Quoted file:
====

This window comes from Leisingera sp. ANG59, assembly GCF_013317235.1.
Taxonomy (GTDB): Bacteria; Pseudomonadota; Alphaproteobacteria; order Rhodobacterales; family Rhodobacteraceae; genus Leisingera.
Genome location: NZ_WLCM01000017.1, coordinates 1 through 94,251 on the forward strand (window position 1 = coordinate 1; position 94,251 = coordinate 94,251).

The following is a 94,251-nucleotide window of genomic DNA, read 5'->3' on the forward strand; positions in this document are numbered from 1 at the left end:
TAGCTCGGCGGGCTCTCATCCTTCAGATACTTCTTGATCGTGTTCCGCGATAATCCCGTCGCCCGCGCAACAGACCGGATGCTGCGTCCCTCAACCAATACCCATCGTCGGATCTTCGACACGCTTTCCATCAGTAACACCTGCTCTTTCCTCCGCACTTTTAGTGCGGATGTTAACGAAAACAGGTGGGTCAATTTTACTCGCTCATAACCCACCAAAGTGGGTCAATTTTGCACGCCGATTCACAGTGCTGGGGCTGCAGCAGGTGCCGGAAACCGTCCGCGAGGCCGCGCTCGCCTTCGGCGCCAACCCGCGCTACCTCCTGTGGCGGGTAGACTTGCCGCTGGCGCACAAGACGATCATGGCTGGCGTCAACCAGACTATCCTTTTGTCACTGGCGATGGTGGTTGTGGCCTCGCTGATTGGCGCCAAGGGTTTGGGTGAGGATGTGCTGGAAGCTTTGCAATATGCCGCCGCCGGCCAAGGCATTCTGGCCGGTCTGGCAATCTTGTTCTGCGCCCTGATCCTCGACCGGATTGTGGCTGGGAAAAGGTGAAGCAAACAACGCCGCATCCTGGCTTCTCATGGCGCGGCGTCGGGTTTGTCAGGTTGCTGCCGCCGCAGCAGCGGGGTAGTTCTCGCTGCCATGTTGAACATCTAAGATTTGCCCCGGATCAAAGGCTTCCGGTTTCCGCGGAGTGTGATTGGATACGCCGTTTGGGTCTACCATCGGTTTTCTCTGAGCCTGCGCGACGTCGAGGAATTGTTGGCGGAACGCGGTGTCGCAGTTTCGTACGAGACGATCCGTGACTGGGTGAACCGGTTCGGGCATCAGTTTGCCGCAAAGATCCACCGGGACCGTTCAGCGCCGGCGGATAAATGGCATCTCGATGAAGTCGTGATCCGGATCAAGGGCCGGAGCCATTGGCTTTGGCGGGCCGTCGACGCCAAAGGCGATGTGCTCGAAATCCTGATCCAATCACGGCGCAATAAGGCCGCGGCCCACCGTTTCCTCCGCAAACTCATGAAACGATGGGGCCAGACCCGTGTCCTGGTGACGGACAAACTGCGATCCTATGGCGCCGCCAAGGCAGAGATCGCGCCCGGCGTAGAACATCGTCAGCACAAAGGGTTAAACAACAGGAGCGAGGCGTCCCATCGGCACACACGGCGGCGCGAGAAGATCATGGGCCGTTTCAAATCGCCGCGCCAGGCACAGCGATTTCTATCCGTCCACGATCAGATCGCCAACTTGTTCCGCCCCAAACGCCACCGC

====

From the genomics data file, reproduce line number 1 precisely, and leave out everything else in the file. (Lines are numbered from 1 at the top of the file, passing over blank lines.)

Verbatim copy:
This window comes from Leisingera sp. ANG59, assembly GCF_013317235.1.